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Leviton Home Solutions

HouzzMitchell Parker, Houzz
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If you resolve to live more openly this year, then removing an interior wall is probably on your agenda. It’s a project that often seems simple enough: Grab a sledgehammer and voilà, you’ve got a spacious new great room. But it’s definitely more involved than that. Depending on what’s inside that wall, and the extent of its structural bearing, removing a wall can be a painless endeavor or a major structural change. Here’s what to consider.

Jessica Helgerson Interior Design, original photo on Houzz
Jessica Helgerson Interior Design, original photo on Houzz

Why: The goal of most wall removal projects is to connect rooms and create a more open floor plan. Removing a wall can also bring more light into a space and create better flow. (An exterior wall can also be removed and the area bumped out to increase space.)

Creating a pass-through or additional seating space is another reason.

A wall was removed in this Los Angeles kitchen to open it to the adjoining dining room. A peninsula adds additional seating and counter space.

Angela Dechard Design, original photo on Houzz
Angela Dechard Design, original photo on Houzz

Who to hire: This depends on the structural bearing of the wall and what’s inside it — plumbing, HVAC, electrical etc. An experienced general contractor can do an initial consultation and assess your wall for as little as $100, says builder Jeff Andreson.

But an architect is probably the best bet. “They might have a different way of approaching the situation that may not require taking as much wall out, which can save you money,” says architect Jeffrey Veffer. Removing an entire wall may completely change the character of a space, he says, so keeping parts of the wall might be in your best interest.

A structural engineer may also be required.

Kayron Brewer, CKD, CBD / Studio K B, original photo on Houzz
Kayron Brewer, CKD, CBD / Studio K B, original photo on Houzz

Things to consider: Removing a wall in a one-story house is much different than in a two-story house, and the cost can be significantly more in the latter. “A two-story home definitely needs a structural engineer,” Andreson says. “It’s a major engineering effort to accommodate the stress the second story will be putting on the other walls.”

Also, it’s sometimes difficult to determine whether a wall is load bearing or not. So it’s always best to call in a professional. “I’ve been in houses and said, ‘I don’t think that’s a bearing wall,’ and then go into the basement and find that it is. It may not look like it, but it’s best to figure out before you start swinging the sledgehammer,” Veffer says.

When removing a wall, you’ll have to consider what’s going to happen to the floor and ceiling. Hardwood floors will be difficult to patch between rooms and be made to look seamless.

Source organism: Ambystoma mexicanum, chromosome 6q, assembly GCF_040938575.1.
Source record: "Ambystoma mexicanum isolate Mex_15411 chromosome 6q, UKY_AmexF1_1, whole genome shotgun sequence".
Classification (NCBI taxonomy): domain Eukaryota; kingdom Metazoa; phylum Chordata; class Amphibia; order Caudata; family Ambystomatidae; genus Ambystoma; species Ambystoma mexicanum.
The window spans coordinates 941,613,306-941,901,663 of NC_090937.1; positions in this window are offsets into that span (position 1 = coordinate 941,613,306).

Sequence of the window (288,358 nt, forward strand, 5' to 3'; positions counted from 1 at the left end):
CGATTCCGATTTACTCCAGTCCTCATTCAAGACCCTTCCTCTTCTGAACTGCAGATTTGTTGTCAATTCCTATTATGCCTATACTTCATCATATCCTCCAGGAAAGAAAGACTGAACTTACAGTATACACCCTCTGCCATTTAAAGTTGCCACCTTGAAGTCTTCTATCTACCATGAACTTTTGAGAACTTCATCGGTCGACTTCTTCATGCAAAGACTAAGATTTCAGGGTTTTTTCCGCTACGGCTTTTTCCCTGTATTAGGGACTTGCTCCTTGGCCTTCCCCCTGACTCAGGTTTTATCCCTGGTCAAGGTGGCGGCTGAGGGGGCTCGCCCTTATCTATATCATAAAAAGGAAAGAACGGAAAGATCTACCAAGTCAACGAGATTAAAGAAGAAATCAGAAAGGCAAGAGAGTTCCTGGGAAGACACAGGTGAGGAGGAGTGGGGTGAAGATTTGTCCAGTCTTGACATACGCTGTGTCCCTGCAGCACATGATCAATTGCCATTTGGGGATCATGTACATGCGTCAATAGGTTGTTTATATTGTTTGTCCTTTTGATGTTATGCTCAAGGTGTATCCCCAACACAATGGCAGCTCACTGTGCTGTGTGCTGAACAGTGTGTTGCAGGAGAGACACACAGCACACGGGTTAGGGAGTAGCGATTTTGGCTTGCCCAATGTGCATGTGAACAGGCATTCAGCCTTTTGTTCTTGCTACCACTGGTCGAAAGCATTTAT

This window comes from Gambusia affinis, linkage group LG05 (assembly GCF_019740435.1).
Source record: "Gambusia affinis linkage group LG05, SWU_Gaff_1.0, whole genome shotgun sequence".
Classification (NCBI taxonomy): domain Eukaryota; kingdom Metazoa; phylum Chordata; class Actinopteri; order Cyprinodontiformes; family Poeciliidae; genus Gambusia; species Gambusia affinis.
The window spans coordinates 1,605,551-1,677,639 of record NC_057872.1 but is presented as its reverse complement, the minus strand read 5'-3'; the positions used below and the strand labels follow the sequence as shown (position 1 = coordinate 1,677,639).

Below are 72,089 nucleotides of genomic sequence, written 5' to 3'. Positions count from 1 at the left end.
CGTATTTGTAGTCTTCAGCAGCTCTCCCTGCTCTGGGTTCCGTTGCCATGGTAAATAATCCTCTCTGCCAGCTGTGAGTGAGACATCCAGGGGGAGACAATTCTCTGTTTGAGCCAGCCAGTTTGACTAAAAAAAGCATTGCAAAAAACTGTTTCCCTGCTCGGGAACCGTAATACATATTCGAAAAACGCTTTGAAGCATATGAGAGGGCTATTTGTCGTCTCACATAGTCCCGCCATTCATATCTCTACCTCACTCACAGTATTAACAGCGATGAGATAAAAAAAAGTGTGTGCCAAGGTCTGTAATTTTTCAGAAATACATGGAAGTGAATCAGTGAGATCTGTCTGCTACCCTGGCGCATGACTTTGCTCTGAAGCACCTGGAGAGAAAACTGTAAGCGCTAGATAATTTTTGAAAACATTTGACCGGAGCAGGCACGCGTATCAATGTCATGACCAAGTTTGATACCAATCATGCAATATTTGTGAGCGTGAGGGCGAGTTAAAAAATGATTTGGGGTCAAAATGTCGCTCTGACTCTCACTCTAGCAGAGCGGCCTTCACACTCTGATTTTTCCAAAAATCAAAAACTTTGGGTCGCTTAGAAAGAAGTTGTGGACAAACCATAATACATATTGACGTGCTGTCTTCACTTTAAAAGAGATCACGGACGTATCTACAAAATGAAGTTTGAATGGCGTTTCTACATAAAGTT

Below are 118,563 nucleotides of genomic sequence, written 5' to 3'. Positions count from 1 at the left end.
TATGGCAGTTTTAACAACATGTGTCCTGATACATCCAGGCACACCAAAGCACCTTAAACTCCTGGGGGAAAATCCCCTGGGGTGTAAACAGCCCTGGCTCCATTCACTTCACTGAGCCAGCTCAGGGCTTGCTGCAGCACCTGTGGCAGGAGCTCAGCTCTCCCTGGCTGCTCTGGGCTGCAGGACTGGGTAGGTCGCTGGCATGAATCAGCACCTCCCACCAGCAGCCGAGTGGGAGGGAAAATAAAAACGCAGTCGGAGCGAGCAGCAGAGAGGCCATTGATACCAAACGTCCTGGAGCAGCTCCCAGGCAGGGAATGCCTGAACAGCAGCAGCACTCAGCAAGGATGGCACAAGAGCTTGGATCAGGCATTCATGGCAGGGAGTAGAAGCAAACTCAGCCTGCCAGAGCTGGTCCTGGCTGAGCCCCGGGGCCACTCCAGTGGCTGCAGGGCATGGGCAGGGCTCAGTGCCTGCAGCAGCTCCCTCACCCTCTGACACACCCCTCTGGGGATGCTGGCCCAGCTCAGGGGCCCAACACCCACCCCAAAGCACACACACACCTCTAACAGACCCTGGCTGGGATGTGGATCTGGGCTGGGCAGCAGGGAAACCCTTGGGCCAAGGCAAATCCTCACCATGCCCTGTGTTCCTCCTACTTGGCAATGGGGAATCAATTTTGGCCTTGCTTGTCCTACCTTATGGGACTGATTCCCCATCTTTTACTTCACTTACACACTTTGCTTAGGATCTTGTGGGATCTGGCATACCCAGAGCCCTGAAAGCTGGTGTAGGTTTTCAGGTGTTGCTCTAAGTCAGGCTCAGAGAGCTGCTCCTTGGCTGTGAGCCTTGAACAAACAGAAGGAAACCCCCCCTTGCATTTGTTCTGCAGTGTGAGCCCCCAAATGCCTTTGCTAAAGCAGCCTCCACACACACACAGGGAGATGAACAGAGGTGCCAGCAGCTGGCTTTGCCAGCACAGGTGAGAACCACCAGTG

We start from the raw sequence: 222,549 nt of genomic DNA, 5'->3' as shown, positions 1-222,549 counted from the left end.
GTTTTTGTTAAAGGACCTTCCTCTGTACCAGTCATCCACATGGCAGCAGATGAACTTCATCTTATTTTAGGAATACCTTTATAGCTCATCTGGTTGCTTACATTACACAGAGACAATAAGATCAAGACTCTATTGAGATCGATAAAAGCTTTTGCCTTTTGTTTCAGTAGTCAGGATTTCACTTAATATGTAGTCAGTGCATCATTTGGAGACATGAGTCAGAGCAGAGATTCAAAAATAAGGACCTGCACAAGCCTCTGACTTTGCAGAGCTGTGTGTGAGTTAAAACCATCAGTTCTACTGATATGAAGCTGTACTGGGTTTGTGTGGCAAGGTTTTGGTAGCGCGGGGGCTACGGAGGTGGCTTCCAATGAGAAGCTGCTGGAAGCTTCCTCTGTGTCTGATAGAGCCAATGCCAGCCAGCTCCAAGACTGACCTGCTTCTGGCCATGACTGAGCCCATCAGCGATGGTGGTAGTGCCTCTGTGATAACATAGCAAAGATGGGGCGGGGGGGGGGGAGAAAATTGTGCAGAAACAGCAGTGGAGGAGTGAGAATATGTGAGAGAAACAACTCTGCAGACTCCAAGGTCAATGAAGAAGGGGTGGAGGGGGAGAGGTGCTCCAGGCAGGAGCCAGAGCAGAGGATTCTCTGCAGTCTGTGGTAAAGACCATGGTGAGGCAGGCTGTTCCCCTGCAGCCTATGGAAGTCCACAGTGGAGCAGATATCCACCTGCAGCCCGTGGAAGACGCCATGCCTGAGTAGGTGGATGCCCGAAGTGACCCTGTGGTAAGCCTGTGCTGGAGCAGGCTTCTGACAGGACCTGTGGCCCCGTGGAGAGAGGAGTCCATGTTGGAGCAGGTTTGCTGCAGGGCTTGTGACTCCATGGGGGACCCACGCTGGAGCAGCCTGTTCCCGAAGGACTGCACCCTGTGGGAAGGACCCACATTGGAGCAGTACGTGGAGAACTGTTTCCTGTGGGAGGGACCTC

“It’s difficult to patch that one missing wall area and make it blend in,” says Andreson. Ideally, you’ll replace the floors to make everything match up.

Veffer says he’s seen projects where they were able to match the wood pieces, sand the area and restain it with good results, but not perfect. Carpet is much easier.

Ceilings are another thing to consider. Matching popcorn ceilings or smooth skim is fairly easy, Andreson says, but molding is where it gets tricky. If you have older molding that you want to keep, it’s going to be difficult to match that with the new space.

Traditional Kitchen, original photo on Houzz
Traditional Kitchen, original photo on Houzz

Dealing with what’s inside the walls is a major factor in removing a wall. Rerouting gas, electrical, HVAC and more can make all the difference. For example, relocating supply and return vents can impact how your heating system works. “If you remove the supply ducts, it makes the house feel less comfortable,” Veffer says. “You get a ripple effect.”

Plus, he says, you never know what you might find in the walls. When removing a wall in a 1920s house, he found an unused gas line running to the second floor. He had to bring in a professional to remove it — an expense the homeowner hadn’t anticipated.

Cost: It all depends on the kind of wall and what embedded systems will need rerouting. Labor costs also vary by region. Here are Andreson’s estimates:

  • To remove a non-load-bearing wall, one story or two, when you’re installing carpet: $2,500 to $3,000
  • To remove a single-story, load-bearing wall: about $10,000
  • To remove a two-story load-bearing wall: $20,000 to $30,000

Whatever your budget, Veffer suggests adding 20 percent for any unforeseen things that may come up inside the walls.

Encore Construction, original photo on Houzz
Encore Construction, original photo on Houzz

Project length: About two weeks, not including putting in flooring and finishing touches on the ceiling.

Permit needed: Will vary from city to city. The rule of thumb is that if it’s not a structural wall, a permit is not required.

Best time to do this project: If you’re planning to redo your floors, that’s the right time to remove a wall. Also, the project tends to kick up a lot of dust and cause a fair amount of noise, so if you have an opportunity to stay with friends or relatives or at a hotel, that’s the time to do it.


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